Can't get past Part I

I’m reading your book since December and finding it very difficult. I’ve read the first 7 chapters repeatedly and gone no further. The problem, I think, is that I don’t use Blender or other modelling software. I have my own code which produces a “mesh” that I wouldn’t know how to produce any other way. My framework can produce a data model as

public struct Vertex {
public let position: SIMD4
public let colour: SIMD4

var vertices: [Vertex] = HexTiledTorus(width:20, height:10, radius: 0.5)

I have been able to render this to the screen using the pipeline but I’ve not used any of the ModelI/O objects such as meshes, vertexDescriptors or allocators that appear in these tutorials nor can I see how to obtain these objects you rely so heavily upon. In particular, my structure has no concept of a mesh or sub-mesh and I know I’m going to want to treat all the tiles that comprise my model as separate objects (sub-meshes?)

I’ve skimmed forward but cannot see that you address this. Any suggestions?

The code in the book relies upon you using the book resources. If you use your own resources, produced in a non-standard way, then you won’t be able to use the code in the book, but you’ll need to adapt it.

As you’ve found, you don’t need meshes, vertexDescriptors, or submeshes to render an object. You can send arrays of vertices (and colors) down the pipeline instead, and let the shader functions deal with the result.

In Chapter 4, Coordinate Spaces, you send vertices down the pipeline. (Just a few, but quantity is irrelevant.) Instead of sending a vertex array containing only position, you could send a struct array made up of position and color.

The other day I was experimenting with a custom Node. I created a Primitive subclass of Node, which creates a quad (rect). It could create other primitives too, but I haven’t got to that yet. I attach it as an example of a custom Node that you can add to your scene.

This example does not use a vertex descriptor, but just relies on arrays of vertex positions being send to the vertex shader.

Each Primitive holds its own color and sends it to the fragment shader directly without passing it through the vertex shader, as it assumes that the Primitive has only one color associated. If yours is colored per vertex, then you’d send it to the vertex shader in the struct as I just described.

Mine has a Submesh because it uses indices for rendering, so that vertices are not duplicated. A quad (rect) will require four vertices (one at each corner), but six indices to produce the two triangles.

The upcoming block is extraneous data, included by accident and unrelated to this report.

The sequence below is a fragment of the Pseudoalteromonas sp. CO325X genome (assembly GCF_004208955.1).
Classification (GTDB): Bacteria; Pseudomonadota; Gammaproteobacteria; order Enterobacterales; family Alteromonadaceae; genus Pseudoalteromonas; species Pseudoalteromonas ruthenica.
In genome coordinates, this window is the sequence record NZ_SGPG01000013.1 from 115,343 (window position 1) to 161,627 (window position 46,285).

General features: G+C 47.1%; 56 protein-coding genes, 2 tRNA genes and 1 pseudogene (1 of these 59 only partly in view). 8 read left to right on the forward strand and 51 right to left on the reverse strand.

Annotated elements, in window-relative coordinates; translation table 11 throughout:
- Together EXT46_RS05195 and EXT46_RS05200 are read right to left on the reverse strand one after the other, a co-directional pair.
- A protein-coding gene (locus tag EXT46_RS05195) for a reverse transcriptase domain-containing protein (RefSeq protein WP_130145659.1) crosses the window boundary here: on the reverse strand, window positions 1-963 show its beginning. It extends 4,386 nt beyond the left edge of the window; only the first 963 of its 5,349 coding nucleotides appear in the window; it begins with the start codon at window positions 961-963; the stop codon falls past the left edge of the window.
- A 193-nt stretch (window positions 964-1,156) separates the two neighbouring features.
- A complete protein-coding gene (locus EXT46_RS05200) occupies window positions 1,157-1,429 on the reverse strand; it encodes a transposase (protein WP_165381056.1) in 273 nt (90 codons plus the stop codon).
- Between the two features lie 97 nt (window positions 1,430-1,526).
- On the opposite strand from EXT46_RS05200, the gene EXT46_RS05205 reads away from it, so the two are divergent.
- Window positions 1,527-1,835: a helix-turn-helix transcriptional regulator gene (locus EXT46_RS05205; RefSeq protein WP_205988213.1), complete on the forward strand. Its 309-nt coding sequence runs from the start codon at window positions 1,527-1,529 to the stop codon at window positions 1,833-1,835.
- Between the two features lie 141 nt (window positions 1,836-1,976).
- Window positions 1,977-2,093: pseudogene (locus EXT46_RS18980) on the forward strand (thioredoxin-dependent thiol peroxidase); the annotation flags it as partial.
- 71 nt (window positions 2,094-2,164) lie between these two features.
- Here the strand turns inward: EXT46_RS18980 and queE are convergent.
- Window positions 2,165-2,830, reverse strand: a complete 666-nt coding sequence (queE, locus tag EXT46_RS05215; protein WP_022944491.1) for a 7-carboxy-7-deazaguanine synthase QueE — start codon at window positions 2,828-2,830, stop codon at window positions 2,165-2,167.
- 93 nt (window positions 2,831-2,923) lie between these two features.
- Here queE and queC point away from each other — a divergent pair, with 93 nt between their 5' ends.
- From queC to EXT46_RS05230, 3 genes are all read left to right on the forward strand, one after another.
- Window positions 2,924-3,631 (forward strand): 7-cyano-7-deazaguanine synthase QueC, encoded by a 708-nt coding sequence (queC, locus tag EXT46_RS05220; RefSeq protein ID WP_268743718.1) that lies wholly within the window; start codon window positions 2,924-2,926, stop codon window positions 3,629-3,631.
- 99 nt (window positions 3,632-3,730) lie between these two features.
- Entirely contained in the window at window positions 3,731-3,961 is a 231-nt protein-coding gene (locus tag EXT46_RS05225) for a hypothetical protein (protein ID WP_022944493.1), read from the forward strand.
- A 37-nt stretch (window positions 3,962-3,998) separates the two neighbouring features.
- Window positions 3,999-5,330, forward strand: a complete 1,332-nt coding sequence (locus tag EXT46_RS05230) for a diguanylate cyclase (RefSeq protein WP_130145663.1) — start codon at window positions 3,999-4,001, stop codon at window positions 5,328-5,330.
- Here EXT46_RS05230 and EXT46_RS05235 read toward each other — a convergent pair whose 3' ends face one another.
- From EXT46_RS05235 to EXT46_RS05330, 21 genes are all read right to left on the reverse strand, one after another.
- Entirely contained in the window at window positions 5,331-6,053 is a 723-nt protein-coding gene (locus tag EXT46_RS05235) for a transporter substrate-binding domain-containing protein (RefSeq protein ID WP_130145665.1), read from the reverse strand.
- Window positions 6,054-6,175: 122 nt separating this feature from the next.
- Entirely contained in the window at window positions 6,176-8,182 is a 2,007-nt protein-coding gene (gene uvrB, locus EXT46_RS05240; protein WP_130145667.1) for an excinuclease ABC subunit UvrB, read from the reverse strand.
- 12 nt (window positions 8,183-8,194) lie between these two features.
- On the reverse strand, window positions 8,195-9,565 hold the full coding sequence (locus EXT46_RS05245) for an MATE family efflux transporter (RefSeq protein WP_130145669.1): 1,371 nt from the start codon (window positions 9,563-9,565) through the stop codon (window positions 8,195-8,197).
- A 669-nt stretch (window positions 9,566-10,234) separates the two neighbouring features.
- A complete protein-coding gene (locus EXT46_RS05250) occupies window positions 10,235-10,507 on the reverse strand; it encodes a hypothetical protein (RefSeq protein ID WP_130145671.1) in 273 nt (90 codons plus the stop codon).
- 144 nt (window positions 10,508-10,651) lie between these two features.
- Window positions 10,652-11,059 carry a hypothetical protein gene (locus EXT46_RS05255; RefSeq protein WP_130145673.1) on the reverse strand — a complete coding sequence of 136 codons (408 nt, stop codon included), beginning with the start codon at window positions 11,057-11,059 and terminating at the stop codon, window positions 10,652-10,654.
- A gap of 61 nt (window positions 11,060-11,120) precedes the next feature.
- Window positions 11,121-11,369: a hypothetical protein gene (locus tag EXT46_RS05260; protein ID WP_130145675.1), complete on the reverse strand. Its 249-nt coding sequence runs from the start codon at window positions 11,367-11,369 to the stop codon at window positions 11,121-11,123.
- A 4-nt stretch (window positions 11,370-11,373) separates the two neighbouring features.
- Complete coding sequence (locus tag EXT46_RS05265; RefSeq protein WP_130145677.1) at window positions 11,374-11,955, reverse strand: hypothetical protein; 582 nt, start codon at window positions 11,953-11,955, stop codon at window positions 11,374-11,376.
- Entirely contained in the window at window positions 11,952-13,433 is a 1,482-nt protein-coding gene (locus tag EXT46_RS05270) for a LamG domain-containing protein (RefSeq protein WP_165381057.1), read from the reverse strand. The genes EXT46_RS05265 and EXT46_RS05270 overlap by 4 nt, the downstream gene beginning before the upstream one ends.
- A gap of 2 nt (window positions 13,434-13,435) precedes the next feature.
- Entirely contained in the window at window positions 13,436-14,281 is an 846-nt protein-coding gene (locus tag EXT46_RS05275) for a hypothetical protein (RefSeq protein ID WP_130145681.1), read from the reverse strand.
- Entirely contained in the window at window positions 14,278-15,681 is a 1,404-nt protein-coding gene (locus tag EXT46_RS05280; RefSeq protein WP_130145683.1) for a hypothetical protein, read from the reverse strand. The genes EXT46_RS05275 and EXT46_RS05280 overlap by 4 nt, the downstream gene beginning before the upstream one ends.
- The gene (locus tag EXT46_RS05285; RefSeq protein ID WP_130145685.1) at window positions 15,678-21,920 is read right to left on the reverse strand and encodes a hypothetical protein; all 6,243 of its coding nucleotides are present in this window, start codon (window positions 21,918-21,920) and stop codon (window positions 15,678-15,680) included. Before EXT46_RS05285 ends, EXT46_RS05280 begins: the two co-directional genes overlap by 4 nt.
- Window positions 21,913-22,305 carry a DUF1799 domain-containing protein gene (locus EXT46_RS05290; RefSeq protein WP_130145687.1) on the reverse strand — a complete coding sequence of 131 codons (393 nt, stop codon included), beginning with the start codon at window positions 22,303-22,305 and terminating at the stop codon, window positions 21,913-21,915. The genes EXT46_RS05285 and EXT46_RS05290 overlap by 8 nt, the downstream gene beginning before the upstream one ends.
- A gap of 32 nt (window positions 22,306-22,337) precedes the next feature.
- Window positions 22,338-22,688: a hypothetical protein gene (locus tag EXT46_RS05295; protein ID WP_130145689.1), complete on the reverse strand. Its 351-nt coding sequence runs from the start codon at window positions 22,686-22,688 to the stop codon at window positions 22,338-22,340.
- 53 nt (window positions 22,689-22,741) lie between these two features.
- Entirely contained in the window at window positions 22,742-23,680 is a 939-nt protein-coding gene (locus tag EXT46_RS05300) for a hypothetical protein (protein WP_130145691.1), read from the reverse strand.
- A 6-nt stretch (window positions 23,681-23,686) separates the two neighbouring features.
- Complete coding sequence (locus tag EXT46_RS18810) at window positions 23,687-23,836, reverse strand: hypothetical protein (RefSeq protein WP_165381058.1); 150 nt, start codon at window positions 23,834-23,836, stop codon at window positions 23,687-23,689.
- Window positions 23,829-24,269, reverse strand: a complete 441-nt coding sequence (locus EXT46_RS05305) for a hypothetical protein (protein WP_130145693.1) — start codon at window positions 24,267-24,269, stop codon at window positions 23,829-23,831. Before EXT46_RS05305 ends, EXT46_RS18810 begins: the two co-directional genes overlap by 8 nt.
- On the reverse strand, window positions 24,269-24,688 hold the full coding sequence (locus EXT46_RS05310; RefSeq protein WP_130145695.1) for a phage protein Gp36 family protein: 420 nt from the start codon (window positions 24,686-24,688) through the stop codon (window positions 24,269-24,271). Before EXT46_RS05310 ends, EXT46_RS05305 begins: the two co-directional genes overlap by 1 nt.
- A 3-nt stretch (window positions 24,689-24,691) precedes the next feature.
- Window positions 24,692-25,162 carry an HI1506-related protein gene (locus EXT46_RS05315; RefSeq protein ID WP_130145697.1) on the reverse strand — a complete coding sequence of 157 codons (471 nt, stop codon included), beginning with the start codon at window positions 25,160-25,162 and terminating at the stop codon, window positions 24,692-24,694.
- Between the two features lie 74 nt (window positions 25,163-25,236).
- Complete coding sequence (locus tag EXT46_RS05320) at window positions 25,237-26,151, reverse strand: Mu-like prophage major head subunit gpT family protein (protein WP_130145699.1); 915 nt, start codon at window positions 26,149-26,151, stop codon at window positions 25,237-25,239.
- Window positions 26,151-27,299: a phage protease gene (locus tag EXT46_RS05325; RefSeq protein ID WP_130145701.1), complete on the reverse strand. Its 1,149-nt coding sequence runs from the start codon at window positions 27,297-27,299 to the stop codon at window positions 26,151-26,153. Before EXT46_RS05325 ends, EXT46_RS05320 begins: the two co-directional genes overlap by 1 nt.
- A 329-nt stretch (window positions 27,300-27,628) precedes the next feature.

I would suggest that you understand how the engine works by using the book’s resources, and then create a custom Node that uses your mesh. You have control over how the node renders, by the delegate method render(renderEncoder:uniforms:fragmentUniforms:). Hopefully with the example I’ve attached, you’ll see this. (2.9 KB)

Thanks for your prompt reply. However:

If you use your own resources, produced in a non-standard way, then you won’t be able to use the code in the book

Hardly fair comment. My ‘own resources’ are no more than a class which produces a [Vertex]. Not rocket science and I can’t imagine what you mean by ‘produced in a non-standard way’, especially as my Vertex is identical to those used in your book. The point is that your book does not equip me to use Metal but requires me to learn Blender to get anywhere.

Just a few, but quantity is irrelevant.

That’s what I thought too but then: why sub-meshes? I didn’t even learn that much.

Mine has a Submesh because it uses indices for rendering, so that vertices are not duplicated.

I’m sure if I understood this cited paragraph, I would make progress. Mine too uses indices for rendering. Indeed I’ve rendered a torus (not made of the usual concentric rings but tiled instead with hexagons, each of which is 6 triangles). I have two large arrays, one of vertices and the other of UInt16. So maybe I already have a sub-mesh? It is not, however, an MTLSubMesh and I’ve no idea how to acquire one or what an Allocator is or countless other components of the Metal framework.

I will try to understand your Node/Primitive construct and plow on. You guys really need to test your tutorial on people who have not rendered. It is jam-packed with terminology which I do not understand, made all the more confusing in that much terminology has everyday usage which does not correspond with technical usage. I remain confused, for example, by what you mean by Texture. I won’t make a list … it would go on and on.

regards and thanks for your reply

Perhaps I phrased “non-standard” badly. I meant that most people who want to render a 3d model will use a model that’s made in an external app, such as Blender. You don’t need to understand how Blender works, but if you want to examine a model to get a feel of how a 3d model is put together, then it’s useful to open Blender to take a look at it.

You generally have a submesh for each Material you use. If you are simply using vertex colors assigned to each vertex, then that is not a Material. A Material is, for example, the color red with a 0.2 roughness. Indices are arranged in groups, or submeshes, and each submesh has its own material.

An MTKSubmesh is MetalKit’s class corresponding to the concept of submesh.

You can think of a texture as an image. However, an image is generally the contents of a bitmap file. A texture is an area of memory that contains image data; it can be used for texturing a model, or it can be written to by a render pass. The view’s drawable is a texture, for example.

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Thank you. I’m one of those who like to do things as much as I can from first principals :slight_smile: